The death of legendary NFL Hall of Fame Star and Sports commentator, Frank Gifford comes as a heavy news to fans and sports community.Gifford, 84, passed away on Sunday at his Connecticut home and the family released a statement saying, “It is with the deepest sadness that we announce the sudden passing of our beloved husband, father and friend, Frank Gifford. Frank died suddenly this beautiful Sunday morning of natural causes at his Connecticut home. We rejoice in the extraordinary life he was privileged to live, and we feel grateful and blessed to have been loved by such an amazing human being. We ask that our privacy be respected at this difficult time and we thank you for your prayers.”
Frank’s wife, Kathie Lee Gifford, who is also a host on NBC`s Today show released a Tweet saying, “Deeply grateful to all 4 your outpouring of grace. We are steadfast in our faith and finding comfort in knowing where Frank is.”
Straight-shooter Frank Gifford is best known for leading the New York Giants to victory at the 1956 NFL title (against the Chicago Bears, the Giants won 47-7), he played for the team from 1952 to 1964 in several positions and lead them to Pro-Bowl all-star games numerous times during his tenure. He was felicitated as league MVP in 1956 and in 1977 received the prestigious Pro Football Hall of Fame title. His career spans 367 catches for 5,434 yards and 43 touchdowns and runs for 3,609 yards and 34 touchdowns.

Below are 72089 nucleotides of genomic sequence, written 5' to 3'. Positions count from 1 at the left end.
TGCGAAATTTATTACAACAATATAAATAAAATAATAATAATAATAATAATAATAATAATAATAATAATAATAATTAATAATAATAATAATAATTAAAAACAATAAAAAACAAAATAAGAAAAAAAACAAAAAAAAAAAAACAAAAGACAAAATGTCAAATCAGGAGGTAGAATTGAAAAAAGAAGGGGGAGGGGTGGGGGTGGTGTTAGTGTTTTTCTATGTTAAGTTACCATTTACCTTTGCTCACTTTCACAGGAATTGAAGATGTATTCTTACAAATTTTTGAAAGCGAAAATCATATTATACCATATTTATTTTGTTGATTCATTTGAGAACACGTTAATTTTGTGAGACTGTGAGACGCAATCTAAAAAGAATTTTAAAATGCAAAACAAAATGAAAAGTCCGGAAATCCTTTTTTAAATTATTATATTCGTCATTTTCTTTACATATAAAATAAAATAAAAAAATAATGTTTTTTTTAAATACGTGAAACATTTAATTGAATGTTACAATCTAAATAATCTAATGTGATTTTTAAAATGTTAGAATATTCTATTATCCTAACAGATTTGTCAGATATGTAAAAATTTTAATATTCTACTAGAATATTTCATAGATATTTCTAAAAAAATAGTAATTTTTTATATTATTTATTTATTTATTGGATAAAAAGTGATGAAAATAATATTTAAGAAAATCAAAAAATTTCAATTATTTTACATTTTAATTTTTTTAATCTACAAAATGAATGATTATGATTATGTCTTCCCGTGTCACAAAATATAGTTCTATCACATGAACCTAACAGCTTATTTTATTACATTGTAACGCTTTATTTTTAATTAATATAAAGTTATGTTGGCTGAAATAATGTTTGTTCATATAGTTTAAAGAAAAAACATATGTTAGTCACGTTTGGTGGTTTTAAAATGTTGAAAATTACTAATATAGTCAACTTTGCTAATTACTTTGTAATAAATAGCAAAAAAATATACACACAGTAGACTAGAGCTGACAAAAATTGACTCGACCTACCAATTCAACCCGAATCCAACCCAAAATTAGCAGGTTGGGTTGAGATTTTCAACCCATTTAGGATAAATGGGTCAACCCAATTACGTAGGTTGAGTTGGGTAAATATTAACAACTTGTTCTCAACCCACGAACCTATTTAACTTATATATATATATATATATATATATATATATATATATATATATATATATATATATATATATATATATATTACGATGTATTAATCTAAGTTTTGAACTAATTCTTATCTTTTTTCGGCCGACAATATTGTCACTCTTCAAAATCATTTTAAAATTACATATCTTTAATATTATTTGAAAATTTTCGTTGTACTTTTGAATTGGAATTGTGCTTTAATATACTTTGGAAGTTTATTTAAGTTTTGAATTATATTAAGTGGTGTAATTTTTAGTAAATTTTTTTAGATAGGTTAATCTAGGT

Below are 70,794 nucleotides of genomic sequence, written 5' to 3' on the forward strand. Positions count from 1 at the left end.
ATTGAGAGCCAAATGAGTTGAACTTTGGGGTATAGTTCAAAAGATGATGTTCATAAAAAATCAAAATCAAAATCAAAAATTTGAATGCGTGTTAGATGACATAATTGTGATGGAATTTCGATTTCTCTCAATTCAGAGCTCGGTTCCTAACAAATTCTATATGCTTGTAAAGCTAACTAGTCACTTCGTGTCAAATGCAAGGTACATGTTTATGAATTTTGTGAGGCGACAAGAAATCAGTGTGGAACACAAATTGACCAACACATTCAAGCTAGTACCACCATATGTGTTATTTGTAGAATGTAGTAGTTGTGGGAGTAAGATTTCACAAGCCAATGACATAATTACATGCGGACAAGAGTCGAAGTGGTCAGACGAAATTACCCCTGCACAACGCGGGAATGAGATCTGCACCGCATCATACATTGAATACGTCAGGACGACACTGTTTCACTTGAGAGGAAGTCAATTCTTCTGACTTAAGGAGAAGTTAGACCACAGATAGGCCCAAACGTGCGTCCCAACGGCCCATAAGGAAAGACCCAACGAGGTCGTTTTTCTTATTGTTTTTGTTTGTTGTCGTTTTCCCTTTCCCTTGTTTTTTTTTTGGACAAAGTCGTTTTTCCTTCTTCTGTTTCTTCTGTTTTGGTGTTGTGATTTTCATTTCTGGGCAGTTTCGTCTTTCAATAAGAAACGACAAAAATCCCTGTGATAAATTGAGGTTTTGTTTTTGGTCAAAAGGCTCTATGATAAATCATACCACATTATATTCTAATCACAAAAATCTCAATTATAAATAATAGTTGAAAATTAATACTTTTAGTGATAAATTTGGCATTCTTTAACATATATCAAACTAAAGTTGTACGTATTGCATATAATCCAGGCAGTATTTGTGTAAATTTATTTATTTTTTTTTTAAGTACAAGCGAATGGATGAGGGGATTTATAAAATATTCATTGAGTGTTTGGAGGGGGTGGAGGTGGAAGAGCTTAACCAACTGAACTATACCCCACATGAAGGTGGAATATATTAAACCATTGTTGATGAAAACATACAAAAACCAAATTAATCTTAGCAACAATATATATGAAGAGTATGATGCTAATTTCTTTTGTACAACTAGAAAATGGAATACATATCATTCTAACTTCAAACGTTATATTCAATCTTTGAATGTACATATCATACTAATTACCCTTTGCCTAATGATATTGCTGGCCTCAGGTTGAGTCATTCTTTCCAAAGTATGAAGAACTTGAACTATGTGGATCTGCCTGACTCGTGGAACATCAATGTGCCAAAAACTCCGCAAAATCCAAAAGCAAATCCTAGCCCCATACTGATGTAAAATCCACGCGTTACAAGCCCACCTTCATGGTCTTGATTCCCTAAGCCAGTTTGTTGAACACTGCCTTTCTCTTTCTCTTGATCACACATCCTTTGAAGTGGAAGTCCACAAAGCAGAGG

After his glorious stint as a player, Frank first became a sportscaster (sports commentator) for CBS and then the co-host of ABC’s “Monday Night Football” which he continued from 1971 to 1997. Frank has also appeared in a number of movies, including Up Periscope (1959). Apart from this, he hosted the Wide World of Sports and was also a commentator on a number of Olympics games.
Celebrities, colleagues, friends and fans including Donald Trump, Ellen DeGeneres, Kendall Jenner etc took to Twitter to pay their tributes and condolences to a man described by NFL Commissioner Roger Goodell “as an icon of the game, both as a Hall of Fame player for the Giants and Hall of Fame broadcaster for CBS and ABC.”